For petroleum hydrocarbons, a significant amount of bioattenuation can occur in the upper 10' (see Davis, 2006, LUSTLine #52 for a good summary), so collecting only deeper samples would not give an accurate picture of the vapor-intrusion risk. For chlorinated hydrocarbons, bioattenuation is not as prevalent, so collecting deeper samples may be justified if the contamination source is directly below. If the source is spatially away from the receptor, exterior soil-gas concentrations on the side of the receptor will likely be higher than concentrations below the receptor.
I recommend that for hydrocarbons, shallow (3' to 5' bgs) exterior soil-gas samples around the receptor should be representative of sub-slab samples if oxygen levels are high (>6%) and the contamination source is not too high (<50,000ug/L in the soil vapor, based on 3-D modeling results by Lilian Abreau, 2006). For chlorinated compounds, if the source is below the structure, collect samples around the receptor as close to the source as possible. The sub-slab concentration can be no higher than the source concentration (e.g., immediately above the saturated zone if groundwater is the source). If the source is so deep that samples can not be readily or inexpensively collected, collect vertical profiles to at least the mid-depth as discussed in Part 3 of this series. If a consistent pattern is obtained around the structure you can likely safely extrapolate the data to below the structure. If not, it will be time to go inside.
Use of Tedlar Bags for Soil-Gas Samples
A number of published studies (e.g., Denly & Wang, 1995) have been done over the years on the stability of compounds in tedlar bags. All of the studies I've seen, and some tests we've done, show the bags are reliable for the common VOCs for storage times of 24 to 36 hours (less than 15% over 24 hours), but the fall-off gets greater after 48 hours (30% to 40%). The other primary concern is blanks from the new bags. New tedlar bags can have low levels of VOCs in them. However, they are typically less than 10µg/m3, which is also below most soil-gas risk-based screening levels (Hayes et al. 2006).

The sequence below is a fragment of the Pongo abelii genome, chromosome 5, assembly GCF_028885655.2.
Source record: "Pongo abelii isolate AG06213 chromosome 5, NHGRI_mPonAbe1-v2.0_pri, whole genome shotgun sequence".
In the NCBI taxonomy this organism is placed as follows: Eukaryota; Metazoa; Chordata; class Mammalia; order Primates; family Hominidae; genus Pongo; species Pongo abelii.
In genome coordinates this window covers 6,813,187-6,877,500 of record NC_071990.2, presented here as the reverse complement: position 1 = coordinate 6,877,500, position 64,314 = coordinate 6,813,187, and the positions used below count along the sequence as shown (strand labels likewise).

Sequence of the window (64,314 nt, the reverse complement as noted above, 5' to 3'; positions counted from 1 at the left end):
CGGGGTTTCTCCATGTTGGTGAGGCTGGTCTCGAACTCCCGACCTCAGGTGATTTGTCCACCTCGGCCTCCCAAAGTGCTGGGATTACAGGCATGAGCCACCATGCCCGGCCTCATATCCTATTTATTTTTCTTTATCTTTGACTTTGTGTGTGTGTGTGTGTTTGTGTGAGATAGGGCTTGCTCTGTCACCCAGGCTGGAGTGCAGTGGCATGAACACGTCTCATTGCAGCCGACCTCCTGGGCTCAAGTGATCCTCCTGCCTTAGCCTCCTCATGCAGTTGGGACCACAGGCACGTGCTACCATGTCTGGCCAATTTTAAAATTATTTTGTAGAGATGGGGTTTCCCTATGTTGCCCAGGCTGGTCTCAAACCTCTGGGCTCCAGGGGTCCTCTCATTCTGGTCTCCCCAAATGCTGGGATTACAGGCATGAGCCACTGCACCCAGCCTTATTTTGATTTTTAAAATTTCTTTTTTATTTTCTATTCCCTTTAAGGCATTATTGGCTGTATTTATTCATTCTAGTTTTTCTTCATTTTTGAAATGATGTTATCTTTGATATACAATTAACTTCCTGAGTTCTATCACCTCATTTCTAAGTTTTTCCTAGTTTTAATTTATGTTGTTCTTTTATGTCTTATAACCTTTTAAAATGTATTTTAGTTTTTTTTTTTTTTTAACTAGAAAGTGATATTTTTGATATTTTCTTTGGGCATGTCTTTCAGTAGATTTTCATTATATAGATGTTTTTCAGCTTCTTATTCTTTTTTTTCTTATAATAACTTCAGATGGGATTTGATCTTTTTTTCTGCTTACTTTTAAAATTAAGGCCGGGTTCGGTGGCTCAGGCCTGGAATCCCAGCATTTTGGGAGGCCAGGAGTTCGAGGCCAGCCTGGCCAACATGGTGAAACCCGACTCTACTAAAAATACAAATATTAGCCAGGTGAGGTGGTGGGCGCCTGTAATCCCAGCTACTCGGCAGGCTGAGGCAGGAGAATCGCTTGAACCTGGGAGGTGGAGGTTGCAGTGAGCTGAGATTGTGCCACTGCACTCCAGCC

Sample collection in tedlars offers some sampling advantages. They are easier to handle and less expensive, spares are readily available, they eliminate the potential of blanks from dirty canisters, and there are a variety of simple ways to fill them. In tight soils or soils with high water contents, I prefer that samples be collected in tedlar bags to avoid the potential for leaks at fittings and water being sucked into the sampling system or canisters. If the samples cannot be analyzed within 24 or 48 hours, the sample can easily be transferred into a canister either in the field or when received by the laboratory.
I suggest that you consider using tedlar bags when collecting soil gas samples. Depending on the allowed storage time, either ship samples to the lab overnight for them to transfer or analyze, or transfer them into canisters in the field. For high-profile projects or projects in later stages, stick to the 24- to 36-hour storage time. For initial assessments or projects where a potential 40 percent error is not of concern, use the 48-hour storage time.
If you're a regulator who believes the TO-15 method is the gold standard of VOC analytical methods, you're in for a shock when you read this section. Before I begin, it is important that you understand that my firm conducts both 8260 and TO-15 analyses, so I am not writing this because I have a conflict of interest or a bias toward either method. My purpose in writing this is to inform you of a number of QA/QC deficiencies in the standard method so you can ensure that the TO-15 data you are getting are of sufficient quality. This is of growing concern as the number of laboratories offering TO- 15 is rapidly increasing to meet the vapor-intrusion market.